9. The court did not err, in the absence of a special request to charge, in omitting to instruct the jury as to the credibility of witnesses. Benton v. State, 185 Ga. 254 (6), 257 ( 194 S.E. 166), and cit.
10. There being no evidence that would authorize a charge on involuntary manslaughter, the court did not err in omitting such charge; and if the statement of the defendant injected such theory, it was not error, in the absence of a special request, to fail to instruct the jury accordingly. Hill v. State, 169 Ga. 455 (5) ( 150 S.E. 587). See Mattox v. State, 181 Ga. 361 (3) ( 182 S.E. 11).
11. The court did not err, for any reason assigned, in charging the jury: "And in this case the defendant has made a statement. Now it is for you to determine what weight and credit you will give it and what weight and credit it deserves. I charge you, you may believe it in whole or you may believe it in part. You may believe some portions of it and disbelieve other portions of it, or you may believe it in preference to the sworn testimony in this case." Coggeshall v. State, 161 Ga. 259, 265 (4) ( 131 S.E. 57); Reed v. State, 168 Ga. 731 (9), 732 ( 149 S.E. 23); Cobb v. State, 60 Ga. App. 194 ( 3 S.E.2d 212).
12. One ground of the motion for new trial quotes a purported excerpt of the charge of the court as to justifiable homicide, and it is insisted that by stating that if the jury believed the defendant "did shoot and wound the person named in the indictment as charged" (murder being charged), and that the killing "was done to repel a like or a similar assault or under circumstances that a like or similar assault was about to be committed on the person of the defendant," etc., the defendant's acquittal could not result if the killing was done to repel a felony of a less grade than murder. The record shows, however, that the charge was not so limited, and that the court stated "but that it [the killing] was done to repel a like or a similar assault or under circumstances that a felony, like or similar assault, was about to be committed on the person of the defendant," etc. (Italics ours.) The charge as given was not error.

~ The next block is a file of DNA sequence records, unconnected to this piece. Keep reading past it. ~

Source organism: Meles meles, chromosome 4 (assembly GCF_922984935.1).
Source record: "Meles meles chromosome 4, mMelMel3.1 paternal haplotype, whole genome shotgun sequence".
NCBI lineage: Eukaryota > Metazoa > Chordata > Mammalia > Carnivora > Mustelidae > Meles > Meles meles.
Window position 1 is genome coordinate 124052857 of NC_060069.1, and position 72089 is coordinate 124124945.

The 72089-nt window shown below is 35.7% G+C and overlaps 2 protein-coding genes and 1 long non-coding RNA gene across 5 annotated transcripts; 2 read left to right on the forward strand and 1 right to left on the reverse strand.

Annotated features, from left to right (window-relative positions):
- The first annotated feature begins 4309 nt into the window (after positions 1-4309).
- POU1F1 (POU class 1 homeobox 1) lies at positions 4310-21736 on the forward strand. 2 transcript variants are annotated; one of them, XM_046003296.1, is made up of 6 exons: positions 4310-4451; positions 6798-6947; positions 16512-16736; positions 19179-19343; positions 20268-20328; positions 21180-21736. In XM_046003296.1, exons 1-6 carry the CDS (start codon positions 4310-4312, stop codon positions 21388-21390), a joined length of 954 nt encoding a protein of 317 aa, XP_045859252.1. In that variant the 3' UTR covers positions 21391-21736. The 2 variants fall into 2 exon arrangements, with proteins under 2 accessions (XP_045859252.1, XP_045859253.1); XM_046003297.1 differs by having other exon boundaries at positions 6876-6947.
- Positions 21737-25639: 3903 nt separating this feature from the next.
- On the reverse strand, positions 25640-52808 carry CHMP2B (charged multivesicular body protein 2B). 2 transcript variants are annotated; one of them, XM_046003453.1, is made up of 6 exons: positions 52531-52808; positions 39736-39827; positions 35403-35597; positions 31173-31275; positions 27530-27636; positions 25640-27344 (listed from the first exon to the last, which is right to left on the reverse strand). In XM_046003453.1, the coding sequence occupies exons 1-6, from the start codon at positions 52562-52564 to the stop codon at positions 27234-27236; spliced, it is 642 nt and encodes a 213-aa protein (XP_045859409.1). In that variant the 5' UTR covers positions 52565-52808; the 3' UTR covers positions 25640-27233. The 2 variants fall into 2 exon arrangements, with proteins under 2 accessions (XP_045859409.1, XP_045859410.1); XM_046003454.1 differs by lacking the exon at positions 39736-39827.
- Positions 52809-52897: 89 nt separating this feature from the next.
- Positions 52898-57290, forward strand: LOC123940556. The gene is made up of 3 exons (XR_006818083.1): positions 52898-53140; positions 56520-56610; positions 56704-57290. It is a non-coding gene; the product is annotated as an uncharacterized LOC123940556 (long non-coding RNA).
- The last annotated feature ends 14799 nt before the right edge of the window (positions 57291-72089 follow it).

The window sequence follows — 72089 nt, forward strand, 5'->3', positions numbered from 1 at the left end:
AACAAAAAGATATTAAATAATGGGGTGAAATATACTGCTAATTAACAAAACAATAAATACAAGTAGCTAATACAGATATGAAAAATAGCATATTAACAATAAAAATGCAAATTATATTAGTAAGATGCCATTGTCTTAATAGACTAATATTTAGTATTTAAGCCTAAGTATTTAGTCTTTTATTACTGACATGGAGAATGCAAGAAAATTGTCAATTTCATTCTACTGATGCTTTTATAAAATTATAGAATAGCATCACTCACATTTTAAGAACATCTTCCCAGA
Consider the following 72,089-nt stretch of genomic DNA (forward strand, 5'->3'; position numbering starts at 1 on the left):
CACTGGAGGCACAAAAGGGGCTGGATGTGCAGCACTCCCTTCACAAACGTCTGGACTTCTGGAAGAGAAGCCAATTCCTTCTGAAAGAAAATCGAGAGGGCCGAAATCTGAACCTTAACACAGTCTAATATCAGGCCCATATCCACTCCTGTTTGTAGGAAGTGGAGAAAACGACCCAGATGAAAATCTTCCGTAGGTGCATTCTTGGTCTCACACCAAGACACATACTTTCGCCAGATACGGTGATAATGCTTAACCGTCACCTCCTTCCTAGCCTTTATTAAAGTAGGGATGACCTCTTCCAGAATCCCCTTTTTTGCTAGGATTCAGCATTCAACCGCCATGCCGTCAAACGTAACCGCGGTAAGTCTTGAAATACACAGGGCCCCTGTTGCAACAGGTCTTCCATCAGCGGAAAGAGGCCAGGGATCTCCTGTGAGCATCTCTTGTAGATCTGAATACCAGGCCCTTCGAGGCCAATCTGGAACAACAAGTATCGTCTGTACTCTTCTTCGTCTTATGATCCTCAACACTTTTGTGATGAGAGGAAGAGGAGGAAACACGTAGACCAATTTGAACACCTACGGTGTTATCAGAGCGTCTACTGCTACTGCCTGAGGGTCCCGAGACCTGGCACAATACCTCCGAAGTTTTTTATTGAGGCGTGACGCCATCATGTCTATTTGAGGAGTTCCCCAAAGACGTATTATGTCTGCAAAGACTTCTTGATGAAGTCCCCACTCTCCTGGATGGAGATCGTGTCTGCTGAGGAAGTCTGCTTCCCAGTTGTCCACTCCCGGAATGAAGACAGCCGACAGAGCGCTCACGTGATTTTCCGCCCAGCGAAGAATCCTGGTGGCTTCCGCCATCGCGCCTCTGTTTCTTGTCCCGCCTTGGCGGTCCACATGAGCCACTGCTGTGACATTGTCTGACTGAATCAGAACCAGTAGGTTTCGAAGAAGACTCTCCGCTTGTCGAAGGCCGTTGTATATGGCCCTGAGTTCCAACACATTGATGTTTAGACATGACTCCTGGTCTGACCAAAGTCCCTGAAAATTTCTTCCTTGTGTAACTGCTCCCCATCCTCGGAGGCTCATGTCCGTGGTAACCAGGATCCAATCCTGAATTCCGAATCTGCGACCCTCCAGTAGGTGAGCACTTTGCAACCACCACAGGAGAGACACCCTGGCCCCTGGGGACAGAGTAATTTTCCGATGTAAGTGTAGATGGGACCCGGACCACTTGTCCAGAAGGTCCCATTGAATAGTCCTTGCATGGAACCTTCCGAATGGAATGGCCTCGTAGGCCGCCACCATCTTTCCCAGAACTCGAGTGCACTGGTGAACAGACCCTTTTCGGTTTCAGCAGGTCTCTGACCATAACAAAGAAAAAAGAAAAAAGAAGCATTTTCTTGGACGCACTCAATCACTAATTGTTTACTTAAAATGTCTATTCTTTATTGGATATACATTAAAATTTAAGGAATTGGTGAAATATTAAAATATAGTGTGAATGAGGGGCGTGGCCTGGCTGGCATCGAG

13. Error is assigned on a portion of the charge as to the burden of proof, in which the court stated that the law presumes every homicide, when proved in the manner named and charged in the indictment, to be malicious, and that "When the defendant admits the killing, the law puts upon him the burden of satisfying the jury that he was justified under some rule of law, unless the admission, together with the evidence or the statement of the defendant shows excuse, justification, or mitigation." The charge was not error for the assigned reason that it was inapplicable, confusing, and misleading, or that it erroneously stated the conditions under which the burden shifted to the defendant when the killing was shown to have been done by him. Nor, in the absence of a special request to charge, did the court err in omitting to state to the jury, in connection with such excerpt, what quantum of evidence the State was obliged to produce, or in failing to state the standard of the burden of proof. The statement, "When the defendant admits the killing, the law puts upon him the burden of satisfying the jury that he was justified under some rule of law, unless the admission, together with the evidence or the statement of the defendant shows excuse, justification, or mitigation," was a correct and applicable principle of law. Gay v. State, 173 Ga. 793 (2) ( 161 S.E. 603).
14. The ground complaining that a portion of the charge of the court mingled the law of justifiable homicide under the doctrine of reasonable fears with the law of voluntary manslaughter is without merit. Frazier v. State, 194 Ga. 657 ( 22 S.E.2d 404). See Worley v. State, 21 Ga. App. 787 (4) ( 95 S.E. 304); Cargile v. State, 137 Ga. 775 (4) ( 74 S.E. 621).
Judgment affirmed. All the Justices concur.